Celebrating 300 Books with Marie Ferrarella
by Marie Ferrarella, author of Colton Baby Conspiracy
On January 6, 1983, I was in the shower—no easy feat since I was 7 months pregnant with my son and had trouble fitting in tight spaces! I was trying to convince myself that I wasn’t miserably uncomfortable when my husband suddenly knocked on the bathroom door to tell me my agent was on the phone. Throwing on a bathrobe and waddling out (remember, I was very pregnant) to answer the phone, I couldn’t imagine at that point just how much my life was about to change. My agent, the late Pat Teal, was calling to tell me that Karen Solem, then head of Silhouette Books (which would eventually become Harlequin New York), had read my book, liked it and wanted to buy it. I was overjoyed (and somewhat stunned I didn’t give birth right then and there).
That marked the sale of my first book. And I, hopeless dreamer that I am, imagined covering my very large coffee table with books that bore my name. Well, actually Marie Nicole’s name because back then writers had simple, pretty names that weren’t an unwieldy mouthful like Ferrarella (or Rydzynski, my maiden name).
Fifteen books later, my publisher (still known as Silhouette back then) decided to use my real name (after all, what were the chances of there being two Ferrarellas?), and I’ve been Marie Ferrarella ever since.
I must admit that when I started writing, I thought I had one, maybe two, books in me, but no more than that. I was a short story writer who dabbled in writing plays and teleplays. I didn’t think I had enough words in me for a full-length book. Thankfully, I was wrong (it wouldn’t be the first, or last, time). I wrote quickly, attempting to bury my editor in paper (because, of course, when I began, typewriters were the main tools for writing novels).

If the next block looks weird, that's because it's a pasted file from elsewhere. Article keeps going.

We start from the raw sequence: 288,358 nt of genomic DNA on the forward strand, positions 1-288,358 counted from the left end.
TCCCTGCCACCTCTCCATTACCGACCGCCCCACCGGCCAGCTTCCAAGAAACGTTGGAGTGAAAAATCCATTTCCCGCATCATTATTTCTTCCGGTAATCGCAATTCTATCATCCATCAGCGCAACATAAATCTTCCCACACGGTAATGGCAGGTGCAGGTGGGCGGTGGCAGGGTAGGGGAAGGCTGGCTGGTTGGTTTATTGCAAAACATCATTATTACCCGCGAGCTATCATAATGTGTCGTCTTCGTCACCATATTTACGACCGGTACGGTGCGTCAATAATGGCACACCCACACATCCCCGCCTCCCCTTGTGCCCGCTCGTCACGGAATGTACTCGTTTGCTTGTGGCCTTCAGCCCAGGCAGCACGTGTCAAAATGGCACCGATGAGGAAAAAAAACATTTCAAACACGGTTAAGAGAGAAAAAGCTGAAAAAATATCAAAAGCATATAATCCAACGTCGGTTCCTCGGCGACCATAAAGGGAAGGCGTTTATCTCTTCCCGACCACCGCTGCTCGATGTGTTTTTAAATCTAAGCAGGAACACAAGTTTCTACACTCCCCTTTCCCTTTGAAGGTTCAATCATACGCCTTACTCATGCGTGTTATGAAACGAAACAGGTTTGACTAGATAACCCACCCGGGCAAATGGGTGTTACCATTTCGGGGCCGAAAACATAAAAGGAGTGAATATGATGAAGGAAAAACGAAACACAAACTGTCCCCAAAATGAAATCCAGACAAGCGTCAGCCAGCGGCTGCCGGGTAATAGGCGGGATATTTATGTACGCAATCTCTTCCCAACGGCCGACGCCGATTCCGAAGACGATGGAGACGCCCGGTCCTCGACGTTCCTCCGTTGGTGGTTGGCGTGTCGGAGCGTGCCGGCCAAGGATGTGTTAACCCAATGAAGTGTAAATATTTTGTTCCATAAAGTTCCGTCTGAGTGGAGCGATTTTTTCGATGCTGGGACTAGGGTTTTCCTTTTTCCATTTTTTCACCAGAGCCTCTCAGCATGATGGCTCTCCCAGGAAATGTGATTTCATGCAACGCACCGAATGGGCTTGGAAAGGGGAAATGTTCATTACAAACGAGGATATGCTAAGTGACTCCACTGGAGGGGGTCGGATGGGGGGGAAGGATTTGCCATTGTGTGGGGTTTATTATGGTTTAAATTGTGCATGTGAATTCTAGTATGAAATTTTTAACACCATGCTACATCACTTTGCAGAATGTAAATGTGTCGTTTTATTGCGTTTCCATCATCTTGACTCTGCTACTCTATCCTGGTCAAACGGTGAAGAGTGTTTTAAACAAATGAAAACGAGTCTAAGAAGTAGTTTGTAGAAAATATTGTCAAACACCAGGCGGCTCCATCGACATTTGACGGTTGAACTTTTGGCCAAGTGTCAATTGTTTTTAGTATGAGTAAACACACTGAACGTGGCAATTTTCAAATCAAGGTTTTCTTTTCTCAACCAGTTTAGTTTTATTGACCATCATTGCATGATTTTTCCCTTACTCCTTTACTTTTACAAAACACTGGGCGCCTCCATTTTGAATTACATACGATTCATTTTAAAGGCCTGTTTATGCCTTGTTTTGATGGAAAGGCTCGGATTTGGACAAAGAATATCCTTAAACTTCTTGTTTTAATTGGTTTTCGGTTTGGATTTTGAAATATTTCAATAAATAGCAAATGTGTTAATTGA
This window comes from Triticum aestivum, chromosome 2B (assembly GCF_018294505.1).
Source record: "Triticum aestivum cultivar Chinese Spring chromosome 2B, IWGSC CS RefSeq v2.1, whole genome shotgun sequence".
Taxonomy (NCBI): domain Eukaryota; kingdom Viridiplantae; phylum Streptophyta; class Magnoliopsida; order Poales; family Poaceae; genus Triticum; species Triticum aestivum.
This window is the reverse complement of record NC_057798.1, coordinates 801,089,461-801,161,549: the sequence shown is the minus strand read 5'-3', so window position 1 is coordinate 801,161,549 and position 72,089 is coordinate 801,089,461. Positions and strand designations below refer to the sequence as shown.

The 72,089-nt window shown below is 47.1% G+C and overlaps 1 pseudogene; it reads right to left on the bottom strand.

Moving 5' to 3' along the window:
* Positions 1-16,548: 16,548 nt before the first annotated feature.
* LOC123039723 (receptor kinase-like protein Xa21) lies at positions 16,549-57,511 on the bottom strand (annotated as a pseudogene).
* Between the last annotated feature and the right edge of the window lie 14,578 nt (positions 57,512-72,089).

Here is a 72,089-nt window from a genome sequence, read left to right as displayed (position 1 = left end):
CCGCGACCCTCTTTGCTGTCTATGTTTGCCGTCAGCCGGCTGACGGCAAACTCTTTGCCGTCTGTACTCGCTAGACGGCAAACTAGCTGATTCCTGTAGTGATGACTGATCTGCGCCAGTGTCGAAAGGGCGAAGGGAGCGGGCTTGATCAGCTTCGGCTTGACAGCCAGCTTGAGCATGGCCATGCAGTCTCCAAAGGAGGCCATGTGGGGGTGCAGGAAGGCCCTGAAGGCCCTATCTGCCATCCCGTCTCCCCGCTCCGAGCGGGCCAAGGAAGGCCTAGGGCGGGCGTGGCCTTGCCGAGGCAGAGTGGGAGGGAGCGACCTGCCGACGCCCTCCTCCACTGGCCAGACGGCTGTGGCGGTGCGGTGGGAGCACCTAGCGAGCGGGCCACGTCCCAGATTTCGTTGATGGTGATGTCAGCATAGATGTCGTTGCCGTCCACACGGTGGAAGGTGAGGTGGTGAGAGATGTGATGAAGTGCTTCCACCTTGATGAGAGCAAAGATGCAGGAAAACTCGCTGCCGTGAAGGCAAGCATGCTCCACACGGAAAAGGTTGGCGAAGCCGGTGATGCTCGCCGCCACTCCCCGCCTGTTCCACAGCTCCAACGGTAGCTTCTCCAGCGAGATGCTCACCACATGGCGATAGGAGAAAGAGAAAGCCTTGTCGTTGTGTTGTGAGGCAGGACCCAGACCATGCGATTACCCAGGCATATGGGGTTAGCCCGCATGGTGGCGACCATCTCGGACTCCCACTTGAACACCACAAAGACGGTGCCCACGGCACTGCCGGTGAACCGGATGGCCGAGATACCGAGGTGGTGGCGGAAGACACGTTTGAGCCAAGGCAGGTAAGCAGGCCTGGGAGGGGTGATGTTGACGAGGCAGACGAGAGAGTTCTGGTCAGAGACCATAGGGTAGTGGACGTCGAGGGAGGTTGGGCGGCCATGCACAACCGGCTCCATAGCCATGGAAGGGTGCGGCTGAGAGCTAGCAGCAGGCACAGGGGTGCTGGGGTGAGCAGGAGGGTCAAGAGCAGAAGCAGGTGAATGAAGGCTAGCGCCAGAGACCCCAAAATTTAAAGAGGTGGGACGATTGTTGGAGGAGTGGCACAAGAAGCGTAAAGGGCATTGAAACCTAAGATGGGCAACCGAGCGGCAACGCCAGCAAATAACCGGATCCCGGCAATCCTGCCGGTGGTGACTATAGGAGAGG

I was asked to describe how writing romances has changed since I first started. Happily, books have gotten more grown-up. Not so much in the subject matter (although that, too, has gotten more adult in some cases) as in the approach to storytelling. When I first began, the story was either from the hero’s point of view or the heroine’s. It didn’t go back and forth the way real conversations tend to. And certainly no one else in the cast of characters was allowed a point of view. I tend to think that stories are far more interesting with these additional perspectives. Happily, I’m blessed with an editor who feels the same way. And the most important change that happened is that the hero and heroine are now allowed to be funny. They no longer come across as if they consumed lemons as a steady dietary supplement. They’re allowed to crack wise and have a sense of humor about themselves and I, for one, will be eternally grateful for that.
As to what’s next after becoming the first Harlequin writer to hit 300 books, well, there’s always 350. Let me be honest, I plan to be buried with my laptop gripped in my hands, alongside my husband (but only if he’s dead at the time). That is my idea of a true happy ending.
Thank you for being at my side for the ride. I couldn’t have done it without you.
All the best,
About Colton Baby Conspiracy:
Deadly enemies undermine her life and business
When a mysterious email threatens her family’s corporation, executive Marlowe Colton puts all her energy into protecting Colton Oil. But a more shocking scandal comes in the form of her archrival—and one-night lover—Bowie Robertson, who uncovers the consequence of their passion. As danger encroaches, Bowie and Marlowe must put aside any bitterness to safeguard the family neither ever expected.